THE WHITE HOUSE AT WORK
Friday, June 9, 2000
PRESIDENT CLINTON AND VICE PRESIDENT GORE:
PROTECTING AMERICA'S NATURAL AND CULTURAL HERITAGE
"These lands are among America's great natural treasures, and we owe it to future generations to preserve them. We act today so that years from now, Americans will still be able to paddle free-flowing waters and hike pristine peaks, enjoying these extraordinary stretches of our natural heritage."
Vice President Al Gore
Friday, June 9, 2000
Today, at the White House, President Clinton and Vice President Gore announced the creation of four new national monuments in Colorado, Oregon, Washington, and Arizona. Today's action will protect federal lands which represent unique, irreplaceable pieces of America's natural and cultural heritage. The Clinton-Gore Administration is calling on Congress to stop loading up budget bills with legislative riders that would jeopardize any national monuments created this year and threaten important environmental and public health protections.
Preserving our Heritage through Land Stewardship. In 1906, Congress passed the Antiquities Act, authorizing the President to create national monuments on federally owned lands to protect "objects of historic and scientific interest." Since then, over 100 monuments have been designated in 24 states and the Virgin Islands, protecting some 70 million acres. Last year, President Clinton directed Interior Secretary Babbitt to report to him on unique and fragile federal lands in need of protection. Based on the Secretary's recommendation, the President today protected the following lands as monuments:
- Canyons of the Ancients - A treasure trove of ancient culture, this 164,000-acre monument 9 miles west of Mesa Verde National Park in Colorado contains the highest-known density of archeological sites anywhere in the U.S., with well-preserved remnants of human history going back thousands of years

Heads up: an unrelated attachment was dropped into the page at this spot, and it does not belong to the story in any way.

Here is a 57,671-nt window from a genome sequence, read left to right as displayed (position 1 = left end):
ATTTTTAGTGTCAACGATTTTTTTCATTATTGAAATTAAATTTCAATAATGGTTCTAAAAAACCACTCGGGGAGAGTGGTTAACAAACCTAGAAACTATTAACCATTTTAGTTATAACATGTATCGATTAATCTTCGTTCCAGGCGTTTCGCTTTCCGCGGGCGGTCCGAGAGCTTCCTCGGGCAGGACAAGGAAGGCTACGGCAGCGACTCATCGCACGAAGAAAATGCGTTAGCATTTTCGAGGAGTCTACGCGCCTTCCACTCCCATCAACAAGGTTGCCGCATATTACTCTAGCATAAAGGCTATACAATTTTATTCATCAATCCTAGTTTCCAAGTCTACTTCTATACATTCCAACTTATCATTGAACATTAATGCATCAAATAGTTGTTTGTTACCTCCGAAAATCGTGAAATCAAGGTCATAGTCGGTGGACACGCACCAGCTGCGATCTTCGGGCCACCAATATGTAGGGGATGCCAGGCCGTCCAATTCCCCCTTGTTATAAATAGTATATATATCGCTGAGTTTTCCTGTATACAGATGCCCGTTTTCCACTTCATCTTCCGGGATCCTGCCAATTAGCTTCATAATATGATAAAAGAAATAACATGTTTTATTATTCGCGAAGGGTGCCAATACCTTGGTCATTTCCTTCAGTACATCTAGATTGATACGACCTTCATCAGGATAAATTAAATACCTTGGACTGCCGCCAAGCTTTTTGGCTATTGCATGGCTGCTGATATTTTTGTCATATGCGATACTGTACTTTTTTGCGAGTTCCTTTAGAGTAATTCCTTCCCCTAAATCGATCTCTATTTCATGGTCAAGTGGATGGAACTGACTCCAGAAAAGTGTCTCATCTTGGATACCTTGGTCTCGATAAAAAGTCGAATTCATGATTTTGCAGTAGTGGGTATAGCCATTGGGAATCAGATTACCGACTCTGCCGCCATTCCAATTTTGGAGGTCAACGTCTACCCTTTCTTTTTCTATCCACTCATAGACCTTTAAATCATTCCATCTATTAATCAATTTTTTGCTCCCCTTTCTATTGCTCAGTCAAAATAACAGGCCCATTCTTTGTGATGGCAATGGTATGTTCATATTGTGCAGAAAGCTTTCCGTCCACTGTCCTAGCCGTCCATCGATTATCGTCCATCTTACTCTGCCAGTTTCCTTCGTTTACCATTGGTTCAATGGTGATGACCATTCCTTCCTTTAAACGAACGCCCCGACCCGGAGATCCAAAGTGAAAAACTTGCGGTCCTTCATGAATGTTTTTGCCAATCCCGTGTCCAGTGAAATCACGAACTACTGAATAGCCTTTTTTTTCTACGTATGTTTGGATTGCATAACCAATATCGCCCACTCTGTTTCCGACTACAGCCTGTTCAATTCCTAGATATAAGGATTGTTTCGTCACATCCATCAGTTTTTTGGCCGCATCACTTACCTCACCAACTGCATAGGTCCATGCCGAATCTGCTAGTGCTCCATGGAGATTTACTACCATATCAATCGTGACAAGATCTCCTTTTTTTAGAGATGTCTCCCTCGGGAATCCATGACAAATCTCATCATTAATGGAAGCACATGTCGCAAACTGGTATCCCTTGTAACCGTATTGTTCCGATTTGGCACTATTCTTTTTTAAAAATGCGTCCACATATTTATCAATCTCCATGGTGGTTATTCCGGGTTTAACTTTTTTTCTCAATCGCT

- Cascade-Siskiyou - This 52,000-acre monument in southern Oregon includes Soda Mountain and surrounding lands rich in plant and animal life. Its location at the convergence of the Klamath and Cascade Mountains makes the area an ecological wonder with biological diversity unmatched in the Cascade Range.
- Hanford Reach - Located in south central Washington, this 195,000-acre monument straddles one of the last free-flowing stretches of the Columbia River, a critical area for spawning salmon. It contains a wealth of wildlife and remnants of human history spanning more than 10,000 years.
- Ironwood Forest - This 129,000-acre monument in the Sonoran Desert 25 miles northwest of Tucson contains rich stands of ironwood trees which can live more than 800 years, and a stunning diversity of bird and animal life well-adapted to the high, rugged desert country.
Each monument includes only lands already owned and managed by the federal government. Private property rights are not affected, and valid existing rights on the federal lands are preserved.
Calling on Congress to Drop Anti-Environmental "Riders." With today's action, President Clinton has protected more land as national monuments in the lower 48 states than any president in history. But once again, the Republicans are loading up budget bills with legislative "riders" that threaten important environmental and public health protections. The current wave of anti-environmental riders, which the President and Vice President are calling on Congress to drop, include:
- Prohibiting any spending on improvements or protections at new national monuments;
- Blocking action on global warming;
- Crippling clean water protections and blocking safe drinking water standards;
- Undermining pesticide safety standards;
- Denying communities help on river restoration; and
- Blocking new protections for wildlife.
The White House Briefing Room
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